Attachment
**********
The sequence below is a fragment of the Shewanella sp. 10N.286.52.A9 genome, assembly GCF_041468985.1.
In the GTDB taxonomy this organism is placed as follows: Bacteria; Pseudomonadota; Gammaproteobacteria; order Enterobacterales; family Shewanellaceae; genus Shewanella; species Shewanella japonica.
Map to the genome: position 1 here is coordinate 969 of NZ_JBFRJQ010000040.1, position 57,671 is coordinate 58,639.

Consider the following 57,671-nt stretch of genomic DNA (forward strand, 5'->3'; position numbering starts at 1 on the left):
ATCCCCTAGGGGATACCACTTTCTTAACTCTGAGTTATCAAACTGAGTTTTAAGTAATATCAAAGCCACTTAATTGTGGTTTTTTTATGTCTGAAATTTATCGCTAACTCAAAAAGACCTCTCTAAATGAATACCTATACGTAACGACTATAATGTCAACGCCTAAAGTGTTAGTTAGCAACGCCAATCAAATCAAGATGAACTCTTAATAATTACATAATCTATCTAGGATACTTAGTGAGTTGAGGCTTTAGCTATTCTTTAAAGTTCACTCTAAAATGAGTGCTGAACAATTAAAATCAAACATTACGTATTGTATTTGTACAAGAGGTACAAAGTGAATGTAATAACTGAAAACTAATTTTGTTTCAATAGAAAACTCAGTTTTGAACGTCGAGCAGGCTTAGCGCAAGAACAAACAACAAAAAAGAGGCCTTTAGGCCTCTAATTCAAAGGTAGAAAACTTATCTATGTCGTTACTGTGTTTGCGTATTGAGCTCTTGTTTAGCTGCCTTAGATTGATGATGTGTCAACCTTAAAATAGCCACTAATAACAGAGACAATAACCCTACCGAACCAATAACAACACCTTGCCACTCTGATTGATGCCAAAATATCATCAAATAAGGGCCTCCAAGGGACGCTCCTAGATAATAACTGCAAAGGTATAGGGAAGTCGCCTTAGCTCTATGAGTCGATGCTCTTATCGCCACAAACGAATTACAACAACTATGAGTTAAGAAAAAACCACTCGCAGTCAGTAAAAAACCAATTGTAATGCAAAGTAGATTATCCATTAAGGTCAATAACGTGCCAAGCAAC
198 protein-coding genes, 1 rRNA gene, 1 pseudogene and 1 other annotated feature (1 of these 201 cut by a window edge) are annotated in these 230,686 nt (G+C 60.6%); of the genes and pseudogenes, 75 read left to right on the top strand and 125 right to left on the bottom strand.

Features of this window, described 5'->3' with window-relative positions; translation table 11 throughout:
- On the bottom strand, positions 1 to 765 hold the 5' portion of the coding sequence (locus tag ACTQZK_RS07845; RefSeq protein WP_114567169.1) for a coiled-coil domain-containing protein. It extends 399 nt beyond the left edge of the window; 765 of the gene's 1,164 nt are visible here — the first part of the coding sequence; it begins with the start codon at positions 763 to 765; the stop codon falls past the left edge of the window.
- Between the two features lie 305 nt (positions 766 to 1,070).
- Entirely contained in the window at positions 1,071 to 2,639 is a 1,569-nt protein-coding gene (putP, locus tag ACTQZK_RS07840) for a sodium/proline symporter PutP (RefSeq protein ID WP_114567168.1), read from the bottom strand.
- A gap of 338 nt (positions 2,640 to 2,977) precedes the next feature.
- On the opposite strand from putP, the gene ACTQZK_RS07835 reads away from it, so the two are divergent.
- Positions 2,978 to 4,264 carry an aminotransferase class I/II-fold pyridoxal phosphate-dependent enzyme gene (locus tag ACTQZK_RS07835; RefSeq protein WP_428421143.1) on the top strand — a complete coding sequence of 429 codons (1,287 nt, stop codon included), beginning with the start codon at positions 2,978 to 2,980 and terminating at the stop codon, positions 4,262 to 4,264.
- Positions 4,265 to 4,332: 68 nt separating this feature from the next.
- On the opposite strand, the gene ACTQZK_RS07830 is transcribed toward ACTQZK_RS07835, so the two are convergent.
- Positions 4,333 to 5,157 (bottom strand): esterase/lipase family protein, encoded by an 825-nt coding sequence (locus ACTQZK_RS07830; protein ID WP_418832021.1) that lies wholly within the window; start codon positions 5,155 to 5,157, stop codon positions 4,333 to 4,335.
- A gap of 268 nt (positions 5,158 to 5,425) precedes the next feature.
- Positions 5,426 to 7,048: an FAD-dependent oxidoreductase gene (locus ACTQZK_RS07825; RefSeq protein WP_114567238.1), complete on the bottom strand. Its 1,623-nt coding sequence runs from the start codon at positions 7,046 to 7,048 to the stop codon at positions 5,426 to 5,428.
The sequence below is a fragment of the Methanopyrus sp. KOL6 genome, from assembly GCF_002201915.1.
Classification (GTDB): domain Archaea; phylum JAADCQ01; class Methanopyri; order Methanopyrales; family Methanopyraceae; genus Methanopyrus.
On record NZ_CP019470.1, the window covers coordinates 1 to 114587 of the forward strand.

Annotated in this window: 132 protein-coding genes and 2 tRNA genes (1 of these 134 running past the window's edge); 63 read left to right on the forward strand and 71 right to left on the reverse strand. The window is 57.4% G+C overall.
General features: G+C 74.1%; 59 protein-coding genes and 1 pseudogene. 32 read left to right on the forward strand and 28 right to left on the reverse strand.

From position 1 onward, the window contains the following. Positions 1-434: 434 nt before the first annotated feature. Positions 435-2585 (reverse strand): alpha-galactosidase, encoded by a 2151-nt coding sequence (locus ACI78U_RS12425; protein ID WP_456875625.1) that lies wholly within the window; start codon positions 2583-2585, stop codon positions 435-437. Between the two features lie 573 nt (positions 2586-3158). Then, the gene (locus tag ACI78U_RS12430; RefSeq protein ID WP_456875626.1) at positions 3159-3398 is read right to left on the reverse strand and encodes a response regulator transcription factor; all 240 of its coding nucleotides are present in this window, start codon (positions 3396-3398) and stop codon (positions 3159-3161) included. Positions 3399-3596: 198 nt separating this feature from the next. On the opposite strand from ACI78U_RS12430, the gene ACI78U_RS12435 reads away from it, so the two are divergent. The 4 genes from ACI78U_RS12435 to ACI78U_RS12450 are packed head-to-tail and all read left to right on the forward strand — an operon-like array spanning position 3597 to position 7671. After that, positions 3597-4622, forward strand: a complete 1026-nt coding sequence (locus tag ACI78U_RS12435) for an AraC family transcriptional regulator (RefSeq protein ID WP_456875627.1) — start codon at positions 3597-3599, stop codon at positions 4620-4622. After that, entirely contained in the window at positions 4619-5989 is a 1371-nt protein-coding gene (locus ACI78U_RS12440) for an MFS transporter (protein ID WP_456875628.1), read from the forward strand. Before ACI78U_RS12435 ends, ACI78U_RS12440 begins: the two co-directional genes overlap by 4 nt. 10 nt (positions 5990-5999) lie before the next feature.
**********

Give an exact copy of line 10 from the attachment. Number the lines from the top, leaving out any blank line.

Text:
- Entirely contained in the window at positions 1,071 to 2,639 is a 1,569-nt protein-coding gene (putP, locus tag ACTQZK_RS07840) for a sodium/proline symporter PutP (RefSeq protein ID WP_114567168.1), read from the bottom strand.